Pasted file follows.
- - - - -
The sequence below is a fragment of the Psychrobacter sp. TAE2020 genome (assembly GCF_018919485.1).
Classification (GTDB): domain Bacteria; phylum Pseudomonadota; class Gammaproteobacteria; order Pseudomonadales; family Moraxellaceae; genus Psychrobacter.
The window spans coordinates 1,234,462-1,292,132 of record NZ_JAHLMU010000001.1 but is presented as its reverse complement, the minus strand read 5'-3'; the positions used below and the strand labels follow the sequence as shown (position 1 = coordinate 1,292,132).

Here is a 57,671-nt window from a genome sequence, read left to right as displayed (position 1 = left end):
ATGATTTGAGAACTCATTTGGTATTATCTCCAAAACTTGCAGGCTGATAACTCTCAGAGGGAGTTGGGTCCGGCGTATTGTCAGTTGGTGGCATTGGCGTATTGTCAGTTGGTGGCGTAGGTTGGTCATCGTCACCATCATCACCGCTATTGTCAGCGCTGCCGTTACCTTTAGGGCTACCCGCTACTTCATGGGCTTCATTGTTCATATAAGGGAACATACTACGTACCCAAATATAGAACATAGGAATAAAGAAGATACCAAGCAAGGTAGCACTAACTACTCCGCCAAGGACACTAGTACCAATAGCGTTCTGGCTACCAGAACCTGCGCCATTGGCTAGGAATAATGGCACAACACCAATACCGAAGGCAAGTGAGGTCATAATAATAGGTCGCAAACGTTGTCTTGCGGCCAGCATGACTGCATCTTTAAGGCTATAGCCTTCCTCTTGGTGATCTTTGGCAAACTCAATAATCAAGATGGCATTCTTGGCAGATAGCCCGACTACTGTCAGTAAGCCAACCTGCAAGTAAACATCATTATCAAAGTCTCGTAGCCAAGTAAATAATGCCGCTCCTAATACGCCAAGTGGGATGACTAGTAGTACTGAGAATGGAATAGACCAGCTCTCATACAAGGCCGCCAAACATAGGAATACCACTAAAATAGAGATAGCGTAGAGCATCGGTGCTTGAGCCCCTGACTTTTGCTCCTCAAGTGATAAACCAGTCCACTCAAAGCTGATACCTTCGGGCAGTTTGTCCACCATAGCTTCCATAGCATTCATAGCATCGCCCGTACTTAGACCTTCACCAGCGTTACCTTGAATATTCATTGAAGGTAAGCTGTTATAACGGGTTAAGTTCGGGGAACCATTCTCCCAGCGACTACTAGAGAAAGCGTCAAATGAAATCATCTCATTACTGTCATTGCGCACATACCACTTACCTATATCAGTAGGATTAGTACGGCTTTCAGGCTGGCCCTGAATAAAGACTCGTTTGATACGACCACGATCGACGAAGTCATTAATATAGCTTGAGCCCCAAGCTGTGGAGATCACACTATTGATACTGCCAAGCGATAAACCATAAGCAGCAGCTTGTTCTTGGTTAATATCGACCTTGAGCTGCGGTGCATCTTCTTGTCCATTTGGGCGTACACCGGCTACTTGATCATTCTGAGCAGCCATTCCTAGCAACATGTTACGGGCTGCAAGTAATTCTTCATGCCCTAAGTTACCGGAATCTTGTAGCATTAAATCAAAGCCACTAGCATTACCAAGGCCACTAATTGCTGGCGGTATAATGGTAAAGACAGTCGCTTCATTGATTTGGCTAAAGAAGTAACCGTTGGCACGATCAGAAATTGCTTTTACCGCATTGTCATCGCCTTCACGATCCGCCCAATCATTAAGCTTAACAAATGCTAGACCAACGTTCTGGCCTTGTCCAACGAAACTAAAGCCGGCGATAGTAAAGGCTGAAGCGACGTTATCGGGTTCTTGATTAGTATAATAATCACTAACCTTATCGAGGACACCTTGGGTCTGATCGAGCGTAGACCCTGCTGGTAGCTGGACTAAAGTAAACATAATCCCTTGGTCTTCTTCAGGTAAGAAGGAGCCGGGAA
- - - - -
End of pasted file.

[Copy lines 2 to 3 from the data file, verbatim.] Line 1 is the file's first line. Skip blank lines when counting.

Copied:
Classification (GTDB): domain Bacteria; phylum Pseudomonadota; class Gammaproteobacteria; order Pseudomonadales; family Moraxellaceae; genus Psychrobacter.
The window spans coordinates 1,234,462-1,292,132 of record NZ_JAHLMU010000001.1 but is presented as its reverse complement, the minus strand read 5'-3'; the positions used below and the strand labels follow the sequence as shown (position 1 = coordinate 1,292,132).